Με αφετηρία τη μελέτη υλικού αποθετών που ανασκάφηκαν σταδιακά από τον μεσοπόλεμο έως τη δεκαετία του ’80 () στην περιοχή του Γυμνασίου στα νότια της αρχαίας πόλεως των Ναξίων, αποθετών που συσχετίζονται με ένα χαμένο, δυστυχώς, ιερό Δήμητρος, συζητείται το θέμα της παλαιότητας της λατρείας της θεάς στη Νάξο και στις υπόλοιπες Κυκλάδες, με έμφαση στη σχέση της με την κατανομή της κατοίκησης και το φαινόμενο της συγκρότησης της πόλεως.
Ειδικότερα, στη Νάξο πέραν του πιο πάνω ιερού, κατάλοιπα μιας πολύ πρώιμης λατρείας της θεάς έχουν εντοπισθεί στα βόρεια της πόλεως, στην περιοχή της Γρόττας. Επιπλέον, η λατρεία της τεκμηριώνεται και στην ενδοχώρα, στο ιερό του Γύρουλα, στο Σαγκρί, όπου συλλατρευόταν με τον Απόλλωνα. Το ιερό αυτό δύναται να συνδεθεί με την κατά κώμας της ευρύτερης περιοχής του.

The connection between the cult of Demeter and the distribution of habitation exemplified by the case of Naxos

From the interwar period until the1980s a number of wells - pits were excavated at the district of Gymnasion (High school) in the south of the ancient polis of Naxiwn. These pits are connected with a lost sanctuary dedicated to Demeter. Prompted from the study of the content of these pits, the following issues will be discussed: how old was the cult of Demeter in the Cyclades, what was the extent of its spread there, with emphasis on (a) the connection between her cult and the distribution of habitation and (b) the phenomenon of the emergence of the polis.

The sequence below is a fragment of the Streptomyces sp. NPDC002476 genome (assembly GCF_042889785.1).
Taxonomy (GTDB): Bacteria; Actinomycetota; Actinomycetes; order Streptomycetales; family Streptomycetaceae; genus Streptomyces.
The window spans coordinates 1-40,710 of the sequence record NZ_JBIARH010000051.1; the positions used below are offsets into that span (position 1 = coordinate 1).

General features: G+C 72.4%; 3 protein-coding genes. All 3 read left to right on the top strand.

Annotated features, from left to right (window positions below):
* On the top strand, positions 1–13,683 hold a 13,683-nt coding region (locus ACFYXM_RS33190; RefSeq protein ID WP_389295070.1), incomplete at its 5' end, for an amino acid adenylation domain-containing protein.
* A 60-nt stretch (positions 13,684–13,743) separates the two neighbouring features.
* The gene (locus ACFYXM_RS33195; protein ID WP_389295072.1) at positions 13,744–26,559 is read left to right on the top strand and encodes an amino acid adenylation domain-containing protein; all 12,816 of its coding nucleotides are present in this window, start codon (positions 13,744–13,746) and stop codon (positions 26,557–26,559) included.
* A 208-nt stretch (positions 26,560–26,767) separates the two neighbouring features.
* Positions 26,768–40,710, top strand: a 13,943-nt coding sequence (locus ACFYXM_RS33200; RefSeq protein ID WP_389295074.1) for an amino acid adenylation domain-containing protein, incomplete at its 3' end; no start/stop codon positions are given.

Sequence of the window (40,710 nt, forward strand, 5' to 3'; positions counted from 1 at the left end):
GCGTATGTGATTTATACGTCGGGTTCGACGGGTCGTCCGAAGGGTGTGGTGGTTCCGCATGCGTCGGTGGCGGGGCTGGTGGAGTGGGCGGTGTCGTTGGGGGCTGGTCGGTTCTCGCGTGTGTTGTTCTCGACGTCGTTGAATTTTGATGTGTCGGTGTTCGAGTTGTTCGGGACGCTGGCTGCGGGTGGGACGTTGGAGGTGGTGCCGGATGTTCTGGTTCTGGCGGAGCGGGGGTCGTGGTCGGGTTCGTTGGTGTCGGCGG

More specifically, in Naxos, besides the aforementioned sanctuary, remains of another early cult have probably been discovered on the north of the polis, at the site of Grotta. In addition, Demeter’s cult has also been documented in the hinterland, at the sanctuary of Gyroulas (Sangri), where a common cult with Apollo was practiced. This sanctuary might be related with the kata kwmas (κατά κώμας) habitation of its wider region.